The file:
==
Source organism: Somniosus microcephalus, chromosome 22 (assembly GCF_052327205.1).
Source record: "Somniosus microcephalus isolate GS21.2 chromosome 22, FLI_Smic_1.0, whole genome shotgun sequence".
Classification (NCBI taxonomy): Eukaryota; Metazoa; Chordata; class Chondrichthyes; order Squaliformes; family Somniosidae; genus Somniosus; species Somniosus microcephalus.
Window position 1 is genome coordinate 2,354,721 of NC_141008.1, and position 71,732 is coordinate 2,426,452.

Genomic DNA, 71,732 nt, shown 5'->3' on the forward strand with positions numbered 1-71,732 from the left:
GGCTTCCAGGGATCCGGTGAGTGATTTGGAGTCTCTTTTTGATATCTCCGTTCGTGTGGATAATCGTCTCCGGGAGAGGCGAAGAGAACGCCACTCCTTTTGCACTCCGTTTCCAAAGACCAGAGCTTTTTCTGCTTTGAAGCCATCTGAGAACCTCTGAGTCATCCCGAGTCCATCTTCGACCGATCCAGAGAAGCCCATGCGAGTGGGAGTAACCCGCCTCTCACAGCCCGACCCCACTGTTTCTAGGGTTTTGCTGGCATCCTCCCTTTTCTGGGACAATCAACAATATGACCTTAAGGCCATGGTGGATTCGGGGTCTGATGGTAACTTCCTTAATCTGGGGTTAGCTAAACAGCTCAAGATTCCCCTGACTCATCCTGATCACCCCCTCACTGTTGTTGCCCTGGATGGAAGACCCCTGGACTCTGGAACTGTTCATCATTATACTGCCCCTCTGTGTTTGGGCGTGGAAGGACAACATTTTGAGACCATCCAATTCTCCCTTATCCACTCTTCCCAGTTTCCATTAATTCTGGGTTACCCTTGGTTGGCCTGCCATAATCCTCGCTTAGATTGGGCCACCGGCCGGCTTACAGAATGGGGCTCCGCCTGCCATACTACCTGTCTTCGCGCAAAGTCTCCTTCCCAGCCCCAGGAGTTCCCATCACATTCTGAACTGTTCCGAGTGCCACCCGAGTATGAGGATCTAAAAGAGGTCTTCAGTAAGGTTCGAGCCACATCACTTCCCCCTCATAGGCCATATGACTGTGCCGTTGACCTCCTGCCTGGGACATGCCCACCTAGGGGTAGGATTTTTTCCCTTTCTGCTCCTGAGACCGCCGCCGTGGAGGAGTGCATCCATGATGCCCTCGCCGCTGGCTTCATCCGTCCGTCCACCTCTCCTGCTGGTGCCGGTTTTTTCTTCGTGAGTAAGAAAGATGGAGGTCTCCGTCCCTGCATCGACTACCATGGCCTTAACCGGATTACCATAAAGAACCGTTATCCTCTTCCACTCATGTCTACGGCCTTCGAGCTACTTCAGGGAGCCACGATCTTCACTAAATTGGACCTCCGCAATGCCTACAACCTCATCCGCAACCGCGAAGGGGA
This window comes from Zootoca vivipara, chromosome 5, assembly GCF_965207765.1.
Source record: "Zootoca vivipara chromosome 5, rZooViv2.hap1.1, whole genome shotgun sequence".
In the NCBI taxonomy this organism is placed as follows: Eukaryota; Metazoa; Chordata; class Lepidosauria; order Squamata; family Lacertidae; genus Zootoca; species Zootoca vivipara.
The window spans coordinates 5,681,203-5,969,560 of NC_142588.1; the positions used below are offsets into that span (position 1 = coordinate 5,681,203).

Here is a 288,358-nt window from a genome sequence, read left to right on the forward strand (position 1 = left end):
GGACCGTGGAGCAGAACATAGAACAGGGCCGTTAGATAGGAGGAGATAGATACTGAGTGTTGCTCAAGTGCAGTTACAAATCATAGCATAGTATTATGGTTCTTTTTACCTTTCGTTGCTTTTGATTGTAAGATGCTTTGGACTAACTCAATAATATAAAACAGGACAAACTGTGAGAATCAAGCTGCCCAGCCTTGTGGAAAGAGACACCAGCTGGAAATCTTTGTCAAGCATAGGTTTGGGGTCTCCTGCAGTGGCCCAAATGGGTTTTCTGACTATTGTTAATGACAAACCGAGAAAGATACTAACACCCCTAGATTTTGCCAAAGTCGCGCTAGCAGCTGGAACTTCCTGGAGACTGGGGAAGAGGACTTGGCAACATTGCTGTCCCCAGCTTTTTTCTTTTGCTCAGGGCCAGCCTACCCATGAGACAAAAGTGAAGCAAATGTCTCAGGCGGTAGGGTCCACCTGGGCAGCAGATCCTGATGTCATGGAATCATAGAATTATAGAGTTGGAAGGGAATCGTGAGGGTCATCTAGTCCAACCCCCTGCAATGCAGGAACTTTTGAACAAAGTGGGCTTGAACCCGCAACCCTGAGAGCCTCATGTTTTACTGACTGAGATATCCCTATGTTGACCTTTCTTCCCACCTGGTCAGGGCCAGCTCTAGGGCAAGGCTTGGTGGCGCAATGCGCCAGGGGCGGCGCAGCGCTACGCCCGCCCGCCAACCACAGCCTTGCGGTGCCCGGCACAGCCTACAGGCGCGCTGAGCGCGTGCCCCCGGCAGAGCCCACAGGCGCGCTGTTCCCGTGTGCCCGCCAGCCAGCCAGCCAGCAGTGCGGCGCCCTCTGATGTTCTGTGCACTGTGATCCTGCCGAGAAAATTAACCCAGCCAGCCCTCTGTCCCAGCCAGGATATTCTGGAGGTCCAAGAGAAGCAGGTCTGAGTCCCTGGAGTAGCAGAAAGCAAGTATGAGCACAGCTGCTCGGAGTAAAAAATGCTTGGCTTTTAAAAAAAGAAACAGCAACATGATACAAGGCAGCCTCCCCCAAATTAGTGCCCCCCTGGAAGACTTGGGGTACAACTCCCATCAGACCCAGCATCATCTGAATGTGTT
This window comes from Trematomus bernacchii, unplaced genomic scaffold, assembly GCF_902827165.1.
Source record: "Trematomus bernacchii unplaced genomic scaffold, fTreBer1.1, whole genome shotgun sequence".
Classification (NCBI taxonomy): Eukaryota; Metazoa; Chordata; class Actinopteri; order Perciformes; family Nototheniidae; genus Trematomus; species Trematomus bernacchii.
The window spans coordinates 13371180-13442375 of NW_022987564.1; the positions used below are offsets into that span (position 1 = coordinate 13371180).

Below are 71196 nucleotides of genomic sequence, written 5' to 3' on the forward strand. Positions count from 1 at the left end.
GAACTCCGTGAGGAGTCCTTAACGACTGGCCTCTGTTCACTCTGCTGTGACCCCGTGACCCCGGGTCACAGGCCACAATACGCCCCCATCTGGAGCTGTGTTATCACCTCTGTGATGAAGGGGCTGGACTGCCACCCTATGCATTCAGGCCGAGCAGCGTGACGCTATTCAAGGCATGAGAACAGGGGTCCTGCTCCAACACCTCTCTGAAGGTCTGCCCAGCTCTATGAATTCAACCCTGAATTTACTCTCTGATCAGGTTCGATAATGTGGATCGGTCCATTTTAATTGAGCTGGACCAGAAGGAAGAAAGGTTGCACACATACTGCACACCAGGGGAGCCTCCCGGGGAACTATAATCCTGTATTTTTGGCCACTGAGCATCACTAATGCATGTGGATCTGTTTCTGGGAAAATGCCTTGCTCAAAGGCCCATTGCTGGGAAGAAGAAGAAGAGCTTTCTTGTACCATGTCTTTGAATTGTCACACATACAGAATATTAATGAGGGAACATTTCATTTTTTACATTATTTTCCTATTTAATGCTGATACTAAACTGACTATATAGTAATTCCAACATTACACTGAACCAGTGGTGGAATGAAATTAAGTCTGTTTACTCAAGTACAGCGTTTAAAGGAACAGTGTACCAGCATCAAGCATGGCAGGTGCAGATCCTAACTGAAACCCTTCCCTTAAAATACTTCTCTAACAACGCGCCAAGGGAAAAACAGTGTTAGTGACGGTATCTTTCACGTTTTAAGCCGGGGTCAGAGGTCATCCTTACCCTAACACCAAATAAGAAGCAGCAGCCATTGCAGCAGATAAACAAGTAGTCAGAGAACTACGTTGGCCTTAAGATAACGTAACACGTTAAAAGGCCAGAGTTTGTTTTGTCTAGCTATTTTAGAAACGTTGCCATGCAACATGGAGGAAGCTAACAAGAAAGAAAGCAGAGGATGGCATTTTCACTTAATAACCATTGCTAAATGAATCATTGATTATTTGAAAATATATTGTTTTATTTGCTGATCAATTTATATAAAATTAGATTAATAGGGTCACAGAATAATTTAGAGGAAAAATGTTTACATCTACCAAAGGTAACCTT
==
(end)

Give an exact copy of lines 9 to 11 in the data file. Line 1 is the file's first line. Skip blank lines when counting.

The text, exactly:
In the NCBI taxonomy this organism is placed as follows: Eukaryota; Metazoa; Chordata; class Lepidosauria; order Squamata; family Lacertidae; genus Zootoca; species Zootoca vivipara.
The window spans coordinates 5,681,203-5,969,560 of NC_142588.1; the positions used below are offsets into that span (position 1 = coordinate 5,681,203).

Here is a 288,358-nt window from a genome sequence, read left to right on the forward strand (position 1 = left end):